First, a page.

I never knew if my mother told my father what he was really seeing when he took that picture. If he ever knew his unborn child was also there in the frame. The finer details of how I came to be were smudged, blurred out, by the time the story made its way to me.
These are the things I think of. The two of us on a billboard, high above Times Square. My presence unnoticed back then, just as it is tonight, as I wander past streets lined with busy restaurants and glittering signs, a crossword puzzle of names running down the sides of the fanciest buildings I’ve ever seen. Who do you have to be, what do you have to do, to get your name up there?
Just a few weeks from now, when people can’t stop talking about me, this city will give me a whole new name. My real name will be a question no one can answer, so they will call me Jane Doe. A dead girl who —
But we are only at the beginning of things tonight. My name is Alice Lee, and I have just stepped off an overheated cross- country bus, only just started to make my way up an avenue called 7th in the city of New York. I am alert, alive, present, as I breathe in the peculiar smell of cardboard and piss and metal that is my first hour in this city. There is an order to how things happen, a trail of breadcrumbs I need you to follow. Right now, I want you to get lost with me, as I turn the map on my second- hand phone this way and that, following the blue dot that is me, right here, pulsing. In this moment, the lines and circles make no sense to me at all.
Here we are, on an island. Surrounded by water, and somehow this makes it easier to breathe. Delivered to a busy bus terminal with two bags and six hundred dollars in cash, and an unfamiliar address stored in my phone. I am eighteen, just turned, and there are a million things I cannot do, but I can do this. You can’t exactly call it running away. Though to be sure, like my mother, I waited to collect that extra year. Years are funny like that. The way a certain accumulation gives you permission for all kinds of things. Eighteen years old, and you are suddenly able to consent. Does that happen at midnight, or one minute past the hour, or is there some other calculation that makes you ready? Able to consent. Does that mean I did not consent before? It certainly seems that way to Mr Jackson.
Fingers travelling all over metal and lens. I cannot think of him without touching what used to belong to him.
I used to belong to him.
Now I belong only to myself. I am no longer a minor, a ward of the state. With the addition of just one day, there is no more threat over my head, no more list of strangers with the power to control my life. I’m eighteen years old and suddenly nobody can touch me. I’m so light with this realisation that, were it not for the weight of my bags, I might actually skip. Manhattan’s wide, heaving streets seem made for skipping this first, beautiful night, as horns honk and engines hiss, and passers- by talk too loud on their cell phones.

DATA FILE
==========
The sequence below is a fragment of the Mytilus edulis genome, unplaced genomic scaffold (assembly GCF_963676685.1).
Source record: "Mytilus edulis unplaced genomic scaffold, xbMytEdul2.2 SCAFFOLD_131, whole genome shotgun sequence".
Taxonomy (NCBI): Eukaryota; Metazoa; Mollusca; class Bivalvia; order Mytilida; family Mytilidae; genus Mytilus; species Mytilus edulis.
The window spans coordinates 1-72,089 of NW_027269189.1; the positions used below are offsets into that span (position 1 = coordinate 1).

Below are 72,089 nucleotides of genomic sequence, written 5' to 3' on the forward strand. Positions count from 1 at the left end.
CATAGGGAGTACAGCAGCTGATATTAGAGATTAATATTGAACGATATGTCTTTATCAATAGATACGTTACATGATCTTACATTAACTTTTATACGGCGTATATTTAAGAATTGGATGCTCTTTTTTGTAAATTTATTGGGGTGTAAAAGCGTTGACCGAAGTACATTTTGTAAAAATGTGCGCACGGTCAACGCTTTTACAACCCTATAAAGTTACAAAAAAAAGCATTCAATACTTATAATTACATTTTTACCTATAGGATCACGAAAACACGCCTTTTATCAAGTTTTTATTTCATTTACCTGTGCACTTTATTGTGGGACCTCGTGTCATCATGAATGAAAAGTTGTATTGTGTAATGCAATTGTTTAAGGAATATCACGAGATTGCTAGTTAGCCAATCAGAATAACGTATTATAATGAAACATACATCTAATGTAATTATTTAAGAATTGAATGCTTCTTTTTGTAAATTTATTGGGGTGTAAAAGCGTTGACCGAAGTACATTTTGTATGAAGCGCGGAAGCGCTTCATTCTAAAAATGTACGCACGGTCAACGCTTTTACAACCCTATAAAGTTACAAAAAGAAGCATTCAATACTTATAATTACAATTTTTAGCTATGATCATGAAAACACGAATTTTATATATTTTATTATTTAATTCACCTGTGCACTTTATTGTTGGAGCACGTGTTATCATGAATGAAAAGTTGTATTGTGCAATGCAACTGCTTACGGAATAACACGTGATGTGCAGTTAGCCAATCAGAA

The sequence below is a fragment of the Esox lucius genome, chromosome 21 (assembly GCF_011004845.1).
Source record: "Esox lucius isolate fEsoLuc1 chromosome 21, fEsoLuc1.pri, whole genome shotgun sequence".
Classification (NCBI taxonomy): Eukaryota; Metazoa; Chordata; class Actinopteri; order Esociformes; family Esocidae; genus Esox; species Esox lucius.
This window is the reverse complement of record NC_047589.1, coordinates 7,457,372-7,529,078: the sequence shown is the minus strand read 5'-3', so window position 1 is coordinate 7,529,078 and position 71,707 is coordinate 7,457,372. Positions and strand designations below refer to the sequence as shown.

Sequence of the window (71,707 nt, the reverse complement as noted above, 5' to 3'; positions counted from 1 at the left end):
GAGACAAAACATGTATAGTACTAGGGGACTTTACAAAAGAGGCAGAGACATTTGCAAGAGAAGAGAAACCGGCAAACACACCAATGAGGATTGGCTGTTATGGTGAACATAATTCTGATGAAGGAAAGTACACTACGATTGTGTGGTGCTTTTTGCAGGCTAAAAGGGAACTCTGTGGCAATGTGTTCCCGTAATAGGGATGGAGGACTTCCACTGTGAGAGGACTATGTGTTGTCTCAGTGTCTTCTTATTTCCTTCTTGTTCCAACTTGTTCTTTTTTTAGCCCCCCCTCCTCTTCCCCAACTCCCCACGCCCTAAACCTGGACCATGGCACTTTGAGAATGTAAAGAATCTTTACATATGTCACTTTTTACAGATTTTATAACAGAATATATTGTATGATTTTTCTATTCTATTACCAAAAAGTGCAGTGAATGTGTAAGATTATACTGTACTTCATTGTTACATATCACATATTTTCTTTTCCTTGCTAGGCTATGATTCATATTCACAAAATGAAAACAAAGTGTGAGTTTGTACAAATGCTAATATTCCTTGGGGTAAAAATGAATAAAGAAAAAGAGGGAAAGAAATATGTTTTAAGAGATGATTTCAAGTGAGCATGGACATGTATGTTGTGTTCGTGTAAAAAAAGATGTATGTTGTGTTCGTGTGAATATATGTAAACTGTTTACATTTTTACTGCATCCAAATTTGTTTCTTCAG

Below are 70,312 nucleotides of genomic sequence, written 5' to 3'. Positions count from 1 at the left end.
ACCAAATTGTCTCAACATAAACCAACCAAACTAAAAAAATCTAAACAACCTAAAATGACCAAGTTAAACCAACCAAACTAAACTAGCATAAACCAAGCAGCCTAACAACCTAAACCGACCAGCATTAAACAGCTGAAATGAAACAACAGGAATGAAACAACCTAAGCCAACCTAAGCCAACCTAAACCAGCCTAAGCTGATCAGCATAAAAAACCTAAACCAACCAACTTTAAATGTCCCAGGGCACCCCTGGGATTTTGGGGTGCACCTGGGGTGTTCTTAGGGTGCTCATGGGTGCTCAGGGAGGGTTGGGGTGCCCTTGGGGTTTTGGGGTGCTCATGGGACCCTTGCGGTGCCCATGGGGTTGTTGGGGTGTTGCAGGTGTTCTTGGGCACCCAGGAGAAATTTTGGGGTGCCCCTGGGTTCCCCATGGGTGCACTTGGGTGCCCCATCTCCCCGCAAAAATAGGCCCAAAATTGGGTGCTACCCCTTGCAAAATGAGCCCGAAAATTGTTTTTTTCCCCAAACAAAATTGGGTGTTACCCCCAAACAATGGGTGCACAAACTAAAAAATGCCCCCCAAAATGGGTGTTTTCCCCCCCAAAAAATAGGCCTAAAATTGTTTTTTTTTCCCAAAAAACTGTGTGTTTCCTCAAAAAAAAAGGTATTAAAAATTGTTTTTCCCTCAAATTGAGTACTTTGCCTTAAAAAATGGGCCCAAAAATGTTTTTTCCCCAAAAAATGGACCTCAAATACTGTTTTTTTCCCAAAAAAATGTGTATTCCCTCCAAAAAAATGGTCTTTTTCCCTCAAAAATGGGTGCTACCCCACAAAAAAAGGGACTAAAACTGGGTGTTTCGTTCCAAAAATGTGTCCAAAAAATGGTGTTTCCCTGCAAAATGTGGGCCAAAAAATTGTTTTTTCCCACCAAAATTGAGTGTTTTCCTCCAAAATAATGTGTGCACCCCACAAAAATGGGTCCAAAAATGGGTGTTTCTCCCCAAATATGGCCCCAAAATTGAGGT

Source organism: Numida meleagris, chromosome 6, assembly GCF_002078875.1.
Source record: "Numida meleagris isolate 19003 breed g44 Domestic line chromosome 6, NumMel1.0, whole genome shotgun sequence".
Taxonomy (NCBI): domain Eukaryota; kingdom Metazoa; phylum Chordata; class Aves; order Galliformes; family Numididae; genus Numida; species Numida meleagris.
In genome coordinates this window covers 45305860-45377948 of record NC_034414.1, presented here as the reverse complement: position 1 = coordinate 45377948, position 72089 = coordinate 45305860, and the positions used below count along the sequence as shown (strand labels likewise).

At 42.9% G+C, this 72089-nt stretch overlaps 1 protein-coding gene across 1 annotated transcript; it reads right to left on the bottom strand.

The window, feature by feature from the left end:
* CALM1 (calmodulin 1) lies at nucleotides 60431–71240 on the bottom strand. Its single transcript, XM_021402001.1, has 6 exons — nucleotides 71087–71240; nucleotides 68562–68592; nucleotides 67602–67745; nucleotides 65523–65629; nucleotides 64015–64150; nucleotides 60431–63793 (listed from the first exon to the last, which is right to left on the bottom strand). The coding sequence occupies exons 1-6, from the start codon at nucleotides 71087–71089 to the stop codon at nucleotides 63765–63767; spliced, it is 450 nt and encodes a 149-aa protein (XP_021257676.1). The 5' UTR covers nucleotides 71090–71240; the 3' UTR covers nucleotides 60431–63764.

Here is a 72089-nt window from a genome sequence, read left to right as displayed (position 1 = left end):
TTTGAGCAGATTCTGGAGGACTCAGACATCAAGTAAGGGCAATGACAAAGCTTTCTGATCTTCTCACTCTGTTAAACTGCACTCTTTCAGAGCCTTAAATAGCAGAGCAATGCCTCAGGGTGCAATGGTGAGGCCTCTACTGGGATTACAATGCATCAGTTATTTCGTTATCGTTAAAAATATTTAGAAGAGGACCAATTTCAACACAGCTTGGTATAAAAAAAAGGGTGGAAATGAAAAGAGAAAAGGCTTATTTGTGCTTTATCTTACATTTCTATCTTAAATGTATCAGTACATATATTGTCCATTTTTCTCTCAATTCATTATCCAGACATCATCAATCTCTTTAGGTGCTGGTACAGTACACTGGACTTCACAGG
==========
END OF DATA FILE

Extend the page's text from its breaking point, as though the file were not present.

I shimmy around these noises, careful to avoid all the concrete cracks, and the large, metal- framed holes that seem to puncture the sidewalk at increasing intervals. Cellar doors, I realise, but only after I see some of those rusty traps open up, men in aprons climbing onto the street from hidden staircases, crates of flowers, bags of fruit in their arms. I have no idea where they bring these gifts from. What gardens have they been tending to underneath my feet? Perhaps there is a whole other city living, thriving, beneath me. The thought makes me speed up, shift my body closer to the curb, away from those holes and these men. I have only just hoisted myself up into this new world; I do not want anything or anyone to pull me back down.
As I travel further north, I move my head left to right, up and down, acknowledging every unfamiliar thing, greeting each green and white street sign, each gift store Lady Liberty statue, some as big as a child. Halal and kosher signs blink their welcome, and the cross- signal man clicks at me. It’s my heartbeat that’s as loud as the city now, taking it all in, and I have the sudden impulse to click my own fingers, hail a cab like they do in the movies. But the traffic is moving south on this street, cars weaving left and right as they pass me, claiming and conceding inches from one another at best, and no one looks to be getting anywhere faster than me.
Feet aching, muscles stiff from the long bus ride, I consider calling Noah, asking him for the shortest route to his apartment. But we haven’t spoken to each other yet. Not really. Text messages hastily sent and quickly answered don’t count, and I don’t even know his last name. Thinking about it, I should probably be a little wary. A man opening up his home to a stranger like this. Room available, the advert said. Own bed, shared bathroom. As if it might be normal to share the bed, too. $300 P/W – all included. I don’t know what all included means. I hope it means breakfasts, or a cup of coffee at least. I’ve booked the room for one week to start, and that’ll be half of the money in my pocket gone. I don’t let myself think about what might happen after those seven days are up, except to remind myself that a week is long enough to find another way. If something is wrong with this Noah surname- unknown guy, I’ll simply find that other way, and fast.